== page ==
Bill Gross says investors need to pull themselves out of the haze of thinking the U.S. is still the best place to invest.
The legendary bond investor, known for his colorful writing, drew some interesting analogies in his latest market commentary. The Janus Capital investment manager’s January outlook is titled “It’s a Xanax World” and it kicks off with a comparison between Roman citizens being gifted “a day at the Coliseum” and the current wide array of modern distractions—sports, cellphone game apps, sexting, and fast food—as examples of opiates for the masses. “It’s a Xanax society,” he writes. “We love it.”
The point that Gross (eventually) gets around to is that the world’s many distractions make it easy to forget “that half of the U.S. population doesn’t go to work in the morning and that their real wages after conservatively calculated inflation have barely budged since the mid-1980’s.” (According to the Bureau of Labor Statistics, 59% of the U.S. population was employed in November, which is near a three decade low.)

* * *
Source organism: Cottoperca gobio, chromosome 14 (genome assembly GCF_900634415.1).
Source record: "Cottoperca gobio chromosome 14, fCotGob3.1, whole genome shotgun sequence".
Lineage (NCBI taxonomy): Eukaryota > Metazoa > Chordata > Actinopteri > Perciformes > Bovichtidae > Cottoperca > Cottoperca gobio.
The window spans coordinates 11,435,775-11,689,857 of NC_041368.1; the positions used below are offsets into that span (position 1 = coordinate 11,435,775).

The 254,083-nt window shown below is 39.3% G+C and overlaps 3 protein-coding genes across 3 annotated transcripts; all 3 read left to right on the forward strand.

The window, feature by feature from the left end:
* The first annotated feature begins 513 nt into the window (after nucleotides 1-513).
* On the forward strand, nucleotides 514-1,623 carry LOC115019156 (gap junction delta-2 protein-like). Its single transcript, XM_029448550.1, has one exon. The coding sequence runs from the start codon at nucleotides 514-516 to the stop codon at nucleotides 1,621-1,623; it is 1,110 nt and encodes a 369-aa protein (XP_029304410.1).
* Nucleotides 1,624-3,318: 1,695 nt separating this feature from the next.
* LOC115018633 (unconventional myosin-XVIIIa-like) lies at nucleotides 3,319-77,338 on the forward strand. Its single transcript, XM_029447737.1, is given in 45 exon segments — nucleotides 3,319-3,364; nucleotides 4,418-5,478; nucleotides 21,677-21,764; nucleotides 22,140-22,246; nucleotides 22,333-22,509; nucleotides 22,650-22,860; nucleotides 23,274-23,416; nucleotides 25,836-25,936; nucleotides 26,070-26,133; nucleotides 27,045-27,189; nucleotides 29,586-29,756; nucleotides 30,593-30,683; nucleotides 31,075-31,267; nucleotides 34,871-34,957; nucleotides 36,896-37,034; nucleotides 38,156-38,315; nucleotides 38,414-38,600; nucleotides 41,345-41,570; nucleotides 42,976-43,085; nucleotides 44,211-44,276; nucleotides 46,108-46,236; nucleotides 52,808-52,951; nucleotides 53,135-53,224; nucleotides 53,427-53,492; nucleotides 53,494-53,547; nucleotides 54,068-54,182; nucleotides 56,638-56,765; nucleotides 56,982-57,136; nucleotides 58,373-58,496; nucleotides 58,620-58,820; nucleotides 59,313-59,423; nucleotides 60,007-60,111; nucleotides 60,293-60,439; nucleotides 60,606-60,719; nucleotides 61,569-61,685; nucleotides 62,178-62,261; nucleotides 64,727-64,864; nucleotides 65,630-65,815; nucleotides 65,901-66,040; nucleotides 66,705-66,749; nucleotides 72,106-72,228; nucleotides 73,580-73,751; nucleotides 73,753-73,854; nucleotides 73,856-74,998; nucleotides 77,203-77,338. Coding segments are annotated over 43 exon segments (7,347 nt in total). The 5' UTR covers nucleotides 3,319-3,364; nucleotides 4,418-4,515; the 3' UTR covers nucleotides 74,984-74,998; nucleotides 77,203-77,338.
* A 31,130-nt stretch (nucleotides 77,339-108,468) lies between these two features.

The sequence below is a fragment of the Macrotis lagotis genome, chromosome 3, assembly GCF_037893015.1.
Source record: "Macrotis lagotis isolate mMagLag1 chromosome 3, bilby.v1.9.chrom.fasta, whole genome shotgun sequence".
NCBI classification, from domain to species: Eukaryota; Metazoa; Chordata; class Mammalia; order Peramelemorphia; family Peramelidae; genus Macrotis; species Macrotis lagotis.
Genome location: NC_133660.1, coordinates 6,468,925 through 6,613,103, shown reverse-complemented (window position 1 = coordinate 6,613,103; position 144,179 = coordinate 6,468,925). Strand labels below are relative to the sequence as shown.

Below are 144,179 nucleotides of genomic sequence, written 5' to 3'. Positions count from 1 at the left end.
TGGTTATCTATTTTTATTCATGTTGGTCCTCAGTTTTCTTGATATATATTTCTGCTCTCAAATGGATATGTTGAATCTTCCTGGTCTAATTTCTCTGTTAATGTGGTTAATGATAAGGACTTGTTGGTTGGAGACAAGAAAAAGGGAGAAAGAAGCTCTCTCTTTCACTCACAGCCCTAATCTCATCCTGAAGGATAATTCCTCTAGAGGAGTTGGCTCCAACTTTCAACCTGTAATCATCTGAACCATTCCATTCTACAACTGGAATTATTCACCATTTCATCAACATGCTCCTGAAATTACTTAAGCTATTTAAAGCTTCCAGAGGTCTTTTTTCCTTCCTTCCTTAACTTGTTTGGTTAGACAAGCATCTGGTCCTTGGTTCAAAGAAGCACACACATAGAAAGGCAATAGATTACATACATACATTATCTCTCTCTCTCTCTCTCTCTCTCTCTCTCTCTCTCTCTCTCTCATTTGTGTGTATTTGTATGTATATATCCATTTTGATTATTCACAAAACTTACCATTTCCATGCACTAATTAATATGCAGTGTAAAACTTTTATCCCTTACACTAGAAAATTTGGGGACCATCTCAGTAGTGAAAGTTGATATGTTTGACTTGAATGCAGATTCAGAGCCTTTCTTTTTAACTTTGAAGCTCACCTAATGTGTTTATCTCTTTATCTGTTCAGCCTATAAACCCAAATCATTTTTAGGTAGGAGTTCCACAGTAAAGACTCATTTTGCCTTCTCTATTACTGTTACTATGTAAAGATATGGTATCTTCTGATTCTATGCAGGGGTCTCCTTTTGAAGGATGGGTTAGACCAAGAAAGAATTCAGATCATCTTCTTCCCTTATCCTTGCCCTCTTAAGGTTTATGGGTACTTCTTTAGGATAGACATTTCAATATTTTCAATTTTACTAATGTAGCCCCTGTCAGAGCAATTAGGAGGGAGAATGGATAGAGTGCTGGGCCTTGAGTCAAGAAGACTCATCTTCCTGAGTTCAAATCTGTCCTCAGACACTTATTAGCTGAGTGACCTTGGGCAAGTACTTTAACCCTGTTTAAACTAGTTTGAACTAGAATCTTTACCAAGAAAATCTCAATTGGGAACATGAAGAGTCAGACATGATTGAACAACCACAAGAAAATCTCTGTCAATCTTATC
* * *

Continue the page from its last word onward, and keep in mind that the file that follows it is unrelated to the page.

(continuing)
Gross warns of a “demographic countdown.” The problem, as Gross sees it, is that there will be too few millennial workers to produce all the things that the aging baby boomer generation will want to consume. With that disparity on the horizon, he writes, developed nations like the U.S. would be wise to increase investments in developing markets with demographics more favorable to economic growth, and where the world’s goods will have to be made.
“Demographics may not rule absolutely, but they likely will dominate investment markets and returns for the next few decades until the Boomer phenomena fades away,” Gross writes.